Ultrasonographic diagnosis Gallbladder wall thickening
A Aissi, S Touri
A Aissi, S Touri. Ultrasonographic diagnosis Gallbladder wall thickening. The Internet Journal of Veterinary Medicine. 2007 Volume 4 Number 2.
A three-year-old, male, Poodle was referred to the Batna University, Surgery and imaging service for ultrasound diagnosis of a chronic liver problem. The dog was depressed with no appetite for one month and had a high fever during the first week of illness. The dog had been treated for liver disease but the serum alanine aminotransferase (ALT) and alkaline phosphatase (ALP) remained at the high level of 149-254 U/L and 1,056-1,810 U/L, respectively, over a period of three weeks. On the day prior to referral, ALT and ALP were 184 U/L and 2,710 U/ L. The dog would not eat unless the owner fed her. On admission to the service, the dog was depressed and lethargic. Rectal temperature was 100.6 oF. Abdominal radiographs were obtained and a mild hepatomegaly was evident.
Ultrasonographic examination of the abdomen was performed using a real time scanner with an 5 MHz broadband, convex, phased array transducer. Sagittal and transverse scans of the hepatic parenchyma revealed a normal echogenicity (Figures 1) which was slightly more echogenic compared to that of the cortex of the right kidney and hypoechoic to the head of the spleen. The gallbladder was oval in shape and anechoic in echogenicity with distal acoustic enhancement. The gallbladder wall was symmetrically thickened, about 5 mm. It appeared as a hypoechoic region between the two echogenic lines. A small amount of echogenic sediment was present within the gall bladder. Other abdominal organs appeared normal.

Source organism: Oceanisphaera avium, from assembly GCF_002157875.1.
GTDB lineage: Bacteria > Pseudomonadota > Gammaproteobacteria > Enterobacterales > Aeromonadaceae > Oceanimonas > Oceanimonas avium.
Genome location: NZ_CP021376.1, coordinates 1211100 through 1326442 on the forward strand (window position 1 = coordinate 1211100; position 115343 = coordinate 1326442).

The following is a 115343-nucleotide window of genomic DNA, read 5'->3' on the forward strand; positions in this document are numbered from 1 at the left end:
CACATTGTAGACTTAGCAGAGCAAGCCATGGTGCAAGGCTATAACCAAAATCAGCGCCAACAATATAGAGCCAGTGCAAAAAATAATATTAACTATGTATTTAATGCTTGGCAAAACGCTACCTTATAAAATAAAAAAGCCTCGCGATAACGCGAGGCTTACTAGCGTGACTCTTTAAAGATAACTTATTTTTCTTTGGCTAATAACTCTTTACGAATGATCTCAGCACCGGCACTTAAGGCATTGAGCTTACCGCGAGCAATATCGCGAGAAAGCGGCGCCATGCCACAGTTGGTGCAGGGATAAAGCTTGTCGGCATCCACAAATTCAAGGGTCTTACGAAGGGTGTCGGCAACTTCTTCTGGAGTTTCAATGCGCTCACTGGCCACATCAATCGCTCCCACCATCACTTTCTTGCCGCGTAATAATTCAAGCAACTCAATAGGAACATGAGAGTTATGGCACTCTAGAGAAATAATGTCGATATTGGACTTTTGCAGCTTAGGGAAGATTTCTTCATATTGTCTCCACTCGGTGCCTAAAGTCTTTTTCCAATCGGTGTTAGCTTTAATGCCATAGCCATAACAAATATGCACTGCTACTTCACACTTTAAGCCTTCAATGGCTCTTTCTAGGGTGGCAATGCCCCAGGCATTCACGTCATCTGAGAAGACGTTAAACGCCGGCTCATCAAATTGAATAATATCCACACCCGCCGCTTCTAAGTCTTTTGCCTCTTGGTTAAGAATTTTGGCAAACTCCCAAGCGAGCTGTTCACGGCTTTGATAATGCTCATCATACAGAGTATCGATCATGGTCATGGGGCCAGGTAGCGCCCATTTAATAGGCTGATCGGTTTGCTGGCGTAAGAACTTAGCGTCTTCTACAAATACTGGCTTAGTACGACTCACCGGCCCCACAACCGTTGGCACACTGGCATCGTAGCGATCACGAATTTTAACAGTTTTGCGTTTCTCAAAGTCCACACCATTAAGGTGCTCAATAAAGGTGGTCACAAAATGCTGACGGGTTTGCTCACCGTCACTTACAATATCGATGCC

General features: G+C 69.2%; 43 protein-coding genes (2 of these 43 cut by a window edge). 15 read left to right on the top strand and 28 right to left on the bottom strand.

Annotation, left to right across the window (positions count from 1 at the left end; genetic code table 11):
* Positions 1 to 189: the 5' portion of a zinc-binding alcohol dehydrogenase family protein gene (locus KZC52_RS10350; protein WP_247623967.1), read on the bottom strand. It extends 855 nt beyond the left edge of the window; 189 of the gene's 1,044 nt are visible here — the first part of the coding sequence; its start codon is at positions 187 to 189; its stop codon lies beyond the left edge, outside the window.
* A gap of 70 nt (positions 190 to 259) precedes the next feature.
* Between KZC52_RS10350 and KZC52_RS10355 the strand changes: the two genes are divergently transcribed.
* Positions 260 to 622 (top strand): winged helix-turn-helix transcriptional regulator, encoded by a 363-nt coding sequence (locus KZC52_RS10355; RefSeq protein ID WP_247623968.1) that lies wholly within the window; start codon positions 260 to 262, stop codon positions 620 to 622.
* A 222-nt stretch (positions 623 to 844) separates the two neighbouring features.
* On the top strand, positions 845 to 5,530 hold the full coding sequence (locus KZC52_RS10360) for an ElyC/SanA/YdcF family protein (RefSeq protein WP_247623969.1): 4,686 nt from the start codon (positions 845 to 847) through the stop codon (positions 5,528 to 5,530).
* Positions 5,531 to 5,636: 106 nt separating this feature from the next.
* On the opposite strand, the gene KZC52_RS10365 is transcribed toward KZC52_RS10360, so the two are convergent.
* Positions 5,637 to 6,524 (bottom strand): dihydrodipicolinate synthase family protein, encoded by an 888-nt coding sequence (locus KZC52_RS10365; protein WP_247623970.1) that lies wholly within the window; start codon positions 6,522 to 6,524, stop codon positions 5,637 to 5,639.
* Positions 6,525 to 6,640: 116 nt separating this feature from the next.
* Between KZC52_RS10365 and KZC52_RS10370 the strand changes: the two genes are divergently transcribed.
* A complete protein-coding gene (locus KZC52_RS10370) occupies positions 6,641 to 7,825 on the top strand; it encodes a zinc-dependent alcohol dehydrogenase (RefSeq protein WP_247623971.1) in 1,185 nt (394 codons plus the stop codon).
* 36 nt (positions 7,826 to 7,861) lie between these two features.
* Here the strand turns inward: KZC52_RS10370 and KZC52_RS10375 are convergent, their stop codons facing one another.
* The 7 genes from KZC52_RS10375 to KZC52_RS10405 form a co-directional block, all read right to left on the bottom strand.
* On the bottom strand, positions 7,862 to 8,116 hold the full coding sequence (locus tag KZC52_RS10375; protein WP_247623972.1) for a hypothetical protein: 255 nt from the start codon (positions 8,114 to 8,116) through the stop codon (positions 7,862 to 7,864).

Ultrasonographic diagnosis Gall bladder wall thickening.
The normal gallbladder is sonographically seen as an anechoic, smooth-marginated, round to oval structure within the liver, just to the right of the midline. Acoustic enhancement is commonly seen distal to the gallbladder. Slice thickness and side lobe
artifacts can be seen within the gallbladder lumen and can be minimized by changing the angle of the transducer and ultrasound beam or repositioning the patient. The size of the gallbladder varies with the fasting or fed condition of the patient.
Echogenic sediment may be detected within the gallbladder but this finding does not correlate with disease in the dog or cat. Normally, the gallbladder wall is nonvisualized or poorly visualized as a thin echogenic line (Nyland and Hager, 1985) When the gallbladder wall becomes thickened from wall edema in inflammatory diseases, an echogenic double-rim effect is produced by reflections from the inner chronic hepatitis, cholecystitis or cholangiohepatitis(Nyland and Park, 1983; Nyland and Hager, 1985). It can also be seen in association with other conditions such as sepsis and neoplasia (Willard et al., 1988; Rivers et al., 1997). Ultrasonically guided, percutaneous, liver biopsy and cholecystocentesis for cytological examination and culture of bile have been suggested as aids to determine the cause of gallbladder wall thickening.